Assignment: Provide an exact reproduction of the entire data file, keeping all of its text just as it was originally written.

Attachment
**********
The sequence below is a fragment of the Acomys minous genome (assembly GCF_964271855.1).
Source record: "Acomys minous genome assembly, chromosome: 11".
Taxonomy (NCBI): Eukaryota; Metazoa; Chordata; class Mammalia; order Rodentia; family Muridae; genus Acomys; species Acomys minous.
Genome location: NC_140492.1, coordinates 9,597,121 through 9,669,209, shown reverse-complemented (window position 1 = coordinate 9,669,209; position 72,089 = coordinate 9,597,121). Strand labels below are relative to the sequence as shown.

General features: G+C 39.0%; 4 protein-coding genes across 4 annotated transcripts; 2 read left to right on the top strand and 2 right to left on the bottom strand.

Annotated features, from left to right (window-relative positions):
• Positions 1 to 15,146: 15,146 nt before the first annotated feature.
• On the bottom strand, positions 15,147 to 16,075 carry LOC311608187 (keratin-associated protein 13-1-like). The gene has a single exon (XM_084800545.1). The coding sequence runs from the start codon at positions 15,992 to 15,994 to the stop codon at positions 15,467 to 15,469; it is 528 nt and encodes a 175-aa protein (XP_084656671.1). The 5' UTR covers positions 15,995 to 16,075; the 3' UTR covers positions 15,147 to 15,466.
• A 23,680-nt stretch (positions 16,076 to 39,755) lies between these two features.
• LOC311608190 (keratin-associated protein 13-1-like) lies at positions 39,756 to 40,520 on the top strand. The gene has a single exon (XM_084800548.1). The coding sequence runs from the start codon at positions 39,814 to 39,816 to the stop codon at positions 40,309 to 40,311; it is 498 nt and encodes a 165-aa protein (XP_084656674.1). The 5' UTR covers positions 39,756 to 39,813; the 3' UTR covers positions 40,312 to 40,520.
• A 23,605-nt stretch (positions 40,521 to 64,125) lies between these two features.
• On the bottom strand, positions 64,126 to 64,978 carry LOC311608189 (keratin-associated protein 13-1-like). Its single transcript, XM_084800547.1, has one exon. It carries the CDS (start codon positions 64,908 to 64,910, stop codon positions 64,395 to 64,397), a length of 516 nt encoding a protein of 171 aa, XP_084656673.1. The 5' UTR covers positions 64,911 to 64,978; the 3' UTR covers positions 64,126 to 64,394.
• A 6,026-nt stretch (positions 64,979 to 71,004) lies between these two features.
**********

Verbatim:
The sequence below is a fragment of the Acomys minous genome (assembly GCF_964271855.1).
Source record: "Acomys minous genome assembly, chromosome: 11".
Taxonomy (NCBI): Eukaryota; Metazoa; Chordata; class Mammalia; order Rodentia; family Muridae; genus Acomys; species Acomys minous.
Genome location: NC_140492.1, coordinates 9,597,121 through 9,669,209, shown reverse-complemented (window position 1 = coordinate 9,669,209; position 72,089 = coordinate 9,597,121). Strand labels below are relative to the sequence as shown.

General features: G+C 39.0%; 4 protein-coding genes across 4 annotated transcripts; 2 read left to right on the top strand and 2 right to left on the bottom strand.

Annotated features, from left to right (window-relative positions):
• Positions 1 to 15,146: 15,146 nt before the first annotated feature.
• On the bottom strand, positions 15,147 to 16,075 carry LOC311608187 (keratin-associated protein 13-1-like). The gene has a single exon (XM_084800545.1). The coding sequence runs from the start codon at positions 15,992 to 15,994 to the stop codon at positions 15,467 to 15,469; it is 528 nt and encodes a 175-aa protein (XP_084656671.1). The 5' UTR covers positions 15,995 to 16,075; the 3' UTR covers positions 15,147 to 15,466.
• A 23,680-nt stretch (positions 16,076 to 39,755) lies between these two features.
• LOC311608190 (keratin-associated protein 13-1-like) lies at positions 39,756 to 40,520 on the top strand. The gene has a single exon (XM_084800548.1). The coding sequence runs from the start codon at positions 39,814 to 39,816 to the stop codon at positions 40,309 to 40,311; it is 498 nt and encodes a 165-aa protein (XP_084656674.1). The 5' UTR covers positions 39,756 to 39,813; the 3' UTR covers positions 40,312 to 40,520.
• A 23,605-nt stretch (positions 40,521 to 64,125) lies between these two features.
• On the bottom strand, positions 64,126 to 64,978 carry LOC311608189 (keratin-associated protein 13-1-like). Its single transcript, XM_084800547.1, has one exon. It carries the CDS (start codon positions 64,908 to 64,910, stop codon positions 64,395 to 64,397), a length of 516 nt encoding a protein of 171 aa, XP_084656673.1. The 5' UTR covers positions 64,911 to 64,978; the 3' UTR covers positions 64,126 to 64,394.
• A 6,026-nt stretch (positions 64,979 to 71,004) lies between these two features.